At 31 months old, Hannington was diagnosed with severe malnutrition. Her swollen limbs led her 24 year old mother, Diana Awino, to take her to Marinid Hospital. There she was diagnosed with oedema, a severe form of malnutrition that is caused by a lack of protein and other essential vitamins and minerals in the diet. When caught and treated early, a child can recover with few if any long-term impacts and that’s the outcome DIG is aiming for.
In partnership with Marindi Hospital, DIG worked with Diana to develop a vegetable garden and small farm business to resolve the root barriers to a healthy diet for Hannington.
Monica, one of DIG’s Mentor Mothers, spent significant time with Diana supporting her in her farm and providing her with a nutritional education tailored to Hannington’s challenges.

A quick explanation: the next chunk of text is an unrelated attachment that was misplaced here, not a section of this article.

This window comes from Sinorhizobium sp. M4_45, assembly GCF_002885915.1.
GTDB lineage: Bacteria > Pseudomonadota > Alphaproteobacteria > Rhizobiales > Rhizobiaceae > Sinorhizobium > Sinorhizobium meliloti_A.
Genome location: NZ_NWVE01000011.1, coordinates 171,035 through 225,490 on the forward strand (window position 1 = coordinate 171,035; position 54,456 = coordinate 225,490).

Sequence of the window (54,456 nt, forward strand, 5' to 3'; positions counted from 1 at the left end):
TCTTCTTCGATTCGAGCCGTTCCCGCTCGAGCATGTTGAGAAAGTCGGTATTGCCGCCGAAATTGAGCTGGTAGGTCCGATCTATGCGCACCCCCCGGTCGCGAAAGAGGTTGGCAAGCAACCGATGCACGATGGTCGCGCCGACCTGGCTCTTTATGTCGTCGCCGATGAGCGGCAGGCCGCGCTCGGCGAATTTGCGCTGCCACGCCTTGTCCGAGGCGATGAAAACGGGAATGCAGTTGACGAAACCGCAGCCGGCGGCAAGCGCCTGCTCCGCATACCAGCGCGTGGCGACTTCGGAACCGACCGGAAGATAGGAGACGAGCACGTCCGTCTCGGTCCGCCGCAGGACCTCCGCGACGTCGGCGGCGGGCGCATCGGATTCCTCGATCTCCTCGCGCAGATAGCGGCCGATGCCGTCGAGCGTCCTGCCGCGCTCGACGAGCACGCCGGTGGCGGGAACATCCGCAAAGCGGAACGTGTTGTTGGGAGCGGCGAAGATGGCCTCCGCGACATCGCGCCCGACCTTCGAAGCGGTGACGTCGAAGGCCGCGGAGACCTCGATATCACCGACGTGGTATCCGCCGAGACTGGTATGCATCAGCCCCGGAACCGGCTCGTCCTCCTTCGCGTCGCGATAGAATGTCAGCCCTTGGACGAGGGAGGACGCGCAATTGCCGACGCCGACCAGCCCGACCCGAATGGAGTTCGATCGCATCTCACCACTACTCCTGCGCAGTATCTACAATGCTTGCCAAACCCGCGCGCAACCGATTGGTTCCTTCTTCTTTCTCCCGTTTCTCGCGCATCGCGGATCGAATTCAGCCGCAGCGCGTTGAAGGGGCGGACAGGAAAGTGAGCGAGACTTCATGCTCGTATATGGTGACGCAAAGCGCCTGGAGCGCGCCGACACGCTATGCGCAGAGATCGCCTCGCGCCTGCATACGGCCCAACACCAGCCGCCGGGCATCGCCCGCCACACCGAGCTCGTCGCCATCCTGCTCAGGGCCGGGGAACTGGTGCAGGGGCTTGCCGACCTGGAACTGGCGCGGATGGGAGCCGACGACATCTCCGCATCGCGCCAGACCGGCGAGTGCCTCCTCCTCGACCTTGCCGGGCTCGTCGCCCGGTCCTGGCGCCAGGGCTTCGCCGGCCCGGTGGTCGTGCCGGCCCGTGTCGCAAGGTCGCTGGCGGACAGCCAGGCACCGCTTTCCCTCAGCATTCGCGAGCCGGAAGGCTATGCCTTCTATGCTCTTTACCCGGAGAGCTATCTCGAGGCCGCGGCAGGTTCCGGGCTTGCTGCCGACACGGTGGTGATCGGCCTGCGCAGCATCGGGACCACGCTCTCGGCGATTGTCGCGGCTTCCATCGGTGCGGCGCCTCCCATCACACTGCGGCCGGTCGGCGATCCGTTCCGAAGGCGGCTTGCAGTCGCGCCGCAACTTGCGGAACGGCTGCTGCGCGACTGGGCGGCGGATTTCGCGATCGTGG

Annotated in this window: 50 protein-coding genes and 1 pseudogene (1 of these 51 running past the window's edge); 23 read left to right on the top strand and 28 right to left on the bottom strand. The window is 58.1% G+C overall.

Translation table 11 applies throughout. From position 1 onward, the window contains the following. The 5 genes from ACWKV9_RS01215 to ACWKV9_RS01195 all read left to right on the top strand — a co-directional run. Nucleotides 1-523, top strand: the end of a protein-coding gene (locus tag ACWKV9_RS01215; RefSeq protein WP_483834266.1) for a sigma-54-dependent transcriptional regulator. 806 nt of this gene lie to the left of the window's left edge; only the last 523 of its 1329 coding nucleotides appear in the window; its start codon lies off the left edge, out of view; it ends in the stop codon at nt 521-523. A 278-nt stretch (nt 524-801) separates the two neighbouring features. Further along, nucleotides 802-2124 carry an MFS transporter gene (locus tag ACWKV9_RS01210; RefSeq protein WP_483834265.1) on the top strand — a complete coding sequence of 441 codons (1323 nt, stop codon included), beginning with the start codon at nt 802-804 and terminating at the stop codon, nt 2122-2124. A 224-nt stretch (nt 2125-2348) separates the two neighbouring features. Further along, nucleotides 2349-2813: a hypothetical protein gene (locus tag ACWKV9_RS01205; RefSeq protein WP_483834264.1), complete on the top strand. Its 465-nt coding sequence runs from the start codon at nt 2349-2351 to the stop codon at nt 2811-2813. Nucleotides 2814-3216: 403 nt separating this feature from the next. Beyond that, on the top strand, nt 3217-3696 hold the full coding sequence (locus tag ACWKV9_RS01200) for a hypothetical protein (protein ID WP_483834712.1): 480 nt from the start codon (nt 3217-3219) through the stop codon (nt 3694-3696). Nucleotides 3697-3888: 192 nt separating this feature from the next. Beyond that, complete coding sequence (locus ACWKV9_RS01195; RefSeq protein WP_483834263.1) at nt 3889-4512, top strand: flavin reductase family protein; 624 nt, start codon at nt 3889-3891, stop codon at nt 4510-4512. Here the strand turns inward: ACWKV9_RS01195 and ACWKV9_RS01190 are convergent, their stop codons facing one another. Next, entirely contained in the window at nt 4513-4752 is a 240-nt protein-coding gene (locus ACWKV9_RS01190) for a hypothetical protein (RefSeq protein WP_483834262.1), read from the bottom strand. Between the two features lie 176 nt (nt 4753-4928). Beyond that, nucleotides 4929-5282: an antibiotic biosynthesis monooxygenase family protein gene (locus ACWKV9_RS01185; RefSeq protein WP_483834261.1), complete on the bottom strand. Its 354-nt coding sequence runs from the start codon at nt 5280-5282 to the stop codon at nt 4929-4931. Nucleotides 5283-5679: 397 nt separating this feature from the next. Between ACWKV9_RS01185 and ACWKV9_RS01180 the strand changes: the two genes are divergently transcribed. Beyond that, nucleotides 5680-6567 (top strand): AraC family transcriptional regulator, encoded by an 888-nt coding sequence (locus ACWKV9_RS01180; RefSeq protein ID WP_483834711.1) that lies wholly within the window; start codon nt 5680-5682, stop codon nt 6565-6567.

In December 2020, almost one year after entering the DIG program, Hannington had reliably recovered. Using a MUAC (mid-upper arm circumference) measurement, Hannington had increased from 114 mm, a level that highly elevates her risk of death, to 124 mm, which is comfortably out of risk.
Today, Hannington is playful and engaged, and Diana is diligently cultivating her garden not only for Hannington’s sake, but for her whole family’s.